But in the first Modi government, he wasn’t only FM. He was also minister for corporate affairs. However defined, reforms are about competition, and this requires ease of both entry and exit, not just the former. The exit of capital and of promoters was less than satisfactory, and there were no decent exit provisions for an unincorporated enterprise. So how can one fail to mention the Insolvency and Bankruptcy Code or the National Company Law Tribunal? During the Modi government’s first term, around 1,600 old and dysfunctional colonial laws were repealed. Who set the precedent, after some minor scrapping in 1961? It was set in 2001-02, when Jaitley was law, justice and company affairs minister in the Vajpayee government. That was also when the Civil Procedure Code (CPC) was amended. Had it not been for a subsequent court judgement, those two CPC amendments would have reduced the average duration of a civil case to about a year and a half.

Trade negotiations can be bilateral, regional or multilateral. Since 1996-99, multilateral negotiations have been stuck. Caricaturing a bit, that’s because countries like India have found a voice, unlike the late 1980s and the early 1990s. This coming of age can be dated to the Doha Ministerial Conference in 2001. It pre-dates Jaitley and the Vajpayee government. However, when full-length obituaries are written, I hope some people remember him as commerce minister in Cancun, Mexico, in 2003.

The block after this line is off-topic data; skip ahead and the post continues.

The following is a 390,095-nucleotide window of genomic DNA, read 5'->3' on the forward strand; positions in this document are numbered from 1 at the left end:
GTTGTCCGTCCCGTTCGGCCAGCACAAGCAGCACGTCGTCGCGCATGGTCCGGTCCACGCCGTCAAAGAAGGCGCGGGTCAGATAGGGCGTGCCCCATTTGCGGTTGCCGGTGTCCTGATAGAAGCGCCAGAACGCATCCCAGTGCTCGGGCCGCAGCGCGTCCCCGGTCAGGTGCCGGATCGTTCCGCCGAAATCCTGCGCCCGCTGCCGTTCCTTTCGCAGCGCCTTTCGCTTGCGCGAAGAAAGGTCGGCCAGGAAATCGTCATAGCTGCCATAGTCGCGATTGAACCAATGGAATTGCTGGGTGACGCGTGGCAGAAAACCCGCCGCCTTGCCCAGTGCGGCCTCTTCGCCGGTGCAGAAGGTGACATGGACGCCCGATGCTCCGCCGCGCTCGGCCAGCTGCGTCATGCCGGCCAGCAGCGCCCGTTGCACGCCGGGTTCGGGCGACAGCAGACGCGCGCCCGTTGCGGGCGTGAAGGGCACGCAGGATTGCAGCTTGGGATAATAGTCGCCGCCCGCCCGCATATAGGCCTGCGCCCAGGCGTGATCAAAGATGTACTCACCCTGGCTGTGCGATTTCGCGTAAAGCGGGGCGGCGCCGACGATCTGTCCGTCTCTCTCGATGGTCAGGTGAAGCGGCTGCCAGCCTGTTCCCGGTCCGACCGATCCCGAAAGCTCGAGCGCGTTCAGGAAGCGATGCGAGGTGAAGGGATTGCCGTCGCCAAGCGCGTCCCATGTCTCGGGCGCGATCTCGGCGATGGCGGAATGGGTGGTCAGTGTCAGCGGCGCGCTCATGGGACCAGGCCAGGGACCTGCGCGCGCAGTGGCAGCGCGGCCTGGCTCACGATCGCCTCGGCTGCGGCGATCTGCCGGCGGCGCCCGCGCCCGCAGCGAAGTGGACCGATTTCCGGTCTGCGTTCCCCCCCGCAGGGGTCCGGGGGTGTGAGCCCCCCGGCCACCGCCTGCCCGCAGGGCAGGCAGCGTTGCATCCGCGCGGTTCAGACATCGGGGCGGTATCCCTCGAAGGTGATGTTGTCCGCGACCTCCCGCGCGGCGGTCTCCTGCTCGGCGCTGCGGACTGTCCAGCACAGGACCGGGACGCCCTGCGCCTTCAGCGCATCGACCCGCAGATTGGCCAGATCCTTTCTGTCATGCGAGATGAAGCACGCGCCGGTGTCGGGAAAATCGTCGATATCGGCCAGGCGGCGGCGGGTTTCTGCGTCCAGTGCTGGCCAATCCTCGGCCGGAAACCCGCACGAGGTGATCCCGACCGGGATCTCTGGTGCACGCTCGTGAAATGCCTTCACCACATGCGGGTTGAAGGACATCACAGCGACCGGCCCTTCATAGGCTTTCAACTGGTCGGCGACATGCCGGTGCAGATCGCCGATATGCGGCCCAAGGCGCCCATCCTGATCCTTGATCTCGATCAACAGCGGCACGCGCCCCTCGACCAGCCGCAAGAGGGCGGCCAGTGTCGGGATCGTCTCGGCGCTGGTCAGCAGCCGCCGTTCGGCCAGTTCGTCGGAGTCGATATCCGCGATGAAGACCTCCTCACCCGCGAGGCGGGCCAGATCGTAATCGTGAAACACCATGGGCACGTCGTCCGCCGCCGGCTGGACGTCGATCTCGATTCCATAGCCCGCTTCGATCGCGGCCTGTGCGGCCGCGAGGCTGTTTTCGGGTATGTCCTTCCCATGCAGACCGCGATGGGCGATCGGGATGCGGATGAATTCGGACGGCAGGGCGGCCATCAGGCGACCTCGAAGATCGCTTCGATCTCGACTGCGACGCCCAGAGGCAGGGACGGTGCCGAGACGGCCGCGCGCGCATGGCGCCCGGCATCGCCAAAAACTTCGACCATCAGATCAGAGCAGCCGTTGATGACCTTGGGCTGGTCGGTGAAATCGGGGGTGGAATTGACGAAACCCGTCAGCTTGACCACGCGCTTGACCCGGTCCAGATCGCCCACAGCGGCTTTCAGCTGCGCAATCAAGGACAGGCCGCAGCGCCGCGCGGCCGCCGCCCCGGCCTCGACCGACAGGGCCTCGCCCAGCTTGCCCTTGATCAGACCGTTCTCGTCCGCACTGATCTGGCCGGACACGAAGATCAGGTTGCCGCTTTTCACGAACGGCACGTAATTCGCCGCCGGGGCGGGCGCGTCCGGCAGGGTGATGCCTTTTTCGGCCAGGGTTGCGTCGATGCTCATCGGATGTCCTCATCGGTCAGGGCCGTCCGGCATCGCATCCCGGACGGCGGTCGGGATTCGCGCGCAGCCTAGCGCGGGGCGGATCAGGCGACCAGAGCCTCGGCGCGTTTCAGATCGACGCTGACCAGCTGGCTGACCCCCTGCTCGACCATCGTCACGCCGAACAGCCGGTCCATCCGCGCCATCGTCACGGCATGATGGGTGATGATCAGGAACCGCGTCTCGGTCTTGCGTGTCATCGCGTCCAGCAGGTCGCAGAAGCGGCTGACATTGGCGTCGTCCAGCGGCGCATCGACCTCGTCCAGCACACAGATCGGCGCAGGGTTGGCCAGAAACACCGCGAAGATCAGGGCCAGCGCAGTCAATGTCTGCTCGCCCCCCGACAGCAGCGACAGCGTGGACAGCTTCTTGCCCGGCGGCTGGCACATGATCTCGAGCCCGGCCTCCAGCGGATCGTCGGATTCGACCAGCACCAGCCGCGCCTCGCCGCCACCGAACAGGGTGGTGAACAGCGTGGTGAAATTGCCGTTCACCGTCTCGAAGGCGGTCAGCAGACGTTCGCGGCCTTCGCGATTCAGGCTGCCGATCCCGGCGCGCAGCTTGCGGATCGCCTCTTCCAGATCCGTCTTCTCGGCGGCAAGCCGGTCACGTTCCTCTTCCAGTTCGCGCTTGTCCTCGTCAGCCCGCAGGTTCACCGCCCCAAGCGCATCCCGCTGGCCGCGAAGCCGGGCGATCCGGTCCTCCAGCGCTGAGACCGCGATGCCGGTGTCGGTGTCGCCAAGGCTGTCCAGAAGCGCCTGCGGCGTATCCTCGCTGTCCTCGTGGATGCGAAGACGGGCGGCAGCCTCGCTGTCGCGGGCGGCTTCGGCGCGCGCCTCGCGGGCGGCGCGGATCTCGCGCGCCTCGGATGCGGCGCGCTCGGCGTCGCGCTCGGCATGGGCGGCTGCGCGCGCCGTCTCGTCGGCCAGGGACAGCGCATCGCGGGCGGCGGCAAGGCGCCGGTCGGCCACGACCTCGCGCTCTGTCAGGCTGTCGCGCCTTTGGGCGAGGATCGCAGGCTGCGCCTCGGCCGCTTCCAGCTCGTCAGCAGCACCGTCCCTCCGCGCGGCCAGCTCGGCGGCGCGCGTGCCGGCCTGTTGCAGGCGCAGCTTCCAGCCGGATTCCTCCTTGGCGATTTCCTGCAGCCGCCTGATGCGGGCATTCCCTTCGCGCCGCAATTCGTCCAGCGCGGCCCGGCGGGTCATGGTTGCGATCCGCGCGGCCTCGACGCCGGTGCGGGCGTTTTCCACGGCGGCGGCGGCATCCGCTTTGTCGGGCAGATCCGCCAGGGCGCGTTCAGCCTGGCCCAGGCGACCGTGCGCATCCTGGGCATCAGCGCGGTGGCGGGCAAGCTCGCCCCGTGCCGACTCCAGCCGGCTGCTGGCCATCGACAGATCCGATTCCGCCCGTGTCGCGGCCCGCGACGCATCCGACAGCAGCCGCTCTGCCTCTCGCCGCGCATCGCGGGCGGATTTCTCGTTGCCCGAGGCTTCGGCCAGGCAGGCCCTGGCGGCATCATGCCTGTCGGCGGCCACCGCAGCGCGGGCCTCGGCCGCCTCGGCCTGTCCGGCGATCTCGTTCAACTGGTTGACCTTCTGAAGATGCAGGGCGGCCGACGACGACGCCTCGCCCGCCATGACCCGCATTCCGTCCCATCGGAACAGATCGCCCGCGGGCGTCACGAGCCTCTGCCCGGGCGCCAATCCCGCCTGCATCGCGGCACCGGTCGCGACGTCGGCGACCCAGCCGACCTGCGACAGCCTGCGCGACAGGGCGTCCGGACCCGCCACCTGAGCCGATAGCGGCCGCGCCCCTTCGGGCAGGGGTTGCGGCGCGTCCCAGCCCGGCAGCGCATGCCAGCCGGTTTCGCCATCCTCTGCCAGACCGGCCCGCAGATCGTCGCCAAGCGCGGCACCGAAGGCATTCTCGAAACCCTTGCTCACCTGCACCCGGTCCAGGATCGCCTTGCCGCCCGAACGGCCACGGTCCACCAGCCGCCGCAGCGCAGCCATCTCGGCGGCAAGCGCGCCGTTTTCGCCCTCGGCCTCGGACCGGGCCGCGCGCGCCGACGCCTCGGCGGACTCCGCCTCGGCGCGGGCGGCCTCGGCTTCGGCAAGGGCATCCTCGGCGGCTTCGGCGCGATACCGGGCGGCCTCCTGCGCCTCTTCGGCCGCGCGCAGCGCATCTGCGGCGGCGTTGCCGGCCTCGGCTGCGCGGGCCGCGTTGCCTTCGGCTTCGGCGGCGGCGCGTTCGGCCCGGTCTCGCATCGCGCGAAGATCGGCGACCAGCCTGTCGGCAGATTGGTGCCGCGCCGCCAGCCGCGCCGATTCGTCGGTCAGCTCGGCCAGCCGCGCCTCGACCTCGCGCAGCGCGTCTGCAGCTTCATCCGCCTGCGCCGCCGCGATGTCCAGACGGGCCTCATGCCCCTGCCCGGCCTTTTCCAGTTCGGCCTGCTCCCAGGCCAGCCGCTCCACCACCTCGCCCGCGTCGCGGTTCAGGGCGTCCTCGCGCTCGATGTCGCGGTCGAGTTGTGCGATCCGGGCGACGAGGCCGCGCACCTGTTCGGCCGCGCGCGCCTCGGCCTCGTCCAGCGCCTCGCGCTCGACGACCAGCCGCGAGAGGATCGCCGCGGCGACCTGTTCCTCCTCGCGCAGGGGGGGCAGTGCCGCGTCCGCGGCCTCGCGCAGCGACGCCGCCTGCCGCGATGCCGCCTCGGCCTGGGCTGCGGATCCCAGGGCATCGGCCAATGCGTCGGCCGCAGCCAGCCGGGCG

As I said, Arun Jaitley wasn’t uni-dimensional. I have mostly interacted with him when he was in government, and therefore, I have focused on those aspects. I first met him when he was commerce minister and he had asked me to drop in at the ministry to discuss India’s negotiating position. I found the minister engrossed in a cricket match on television. “Wait," he said, “We have found a new spin bowler. Let him finish his overs."

That was Arun Jaitley. Any author or editor with a new book on the economy will have to think really hard. The default chief guest, for whom no draft speech was ever needed, has departed.

Bibek Debroy is chairman of the Economic Advisory Council to the Prime Minister and a Mint columnist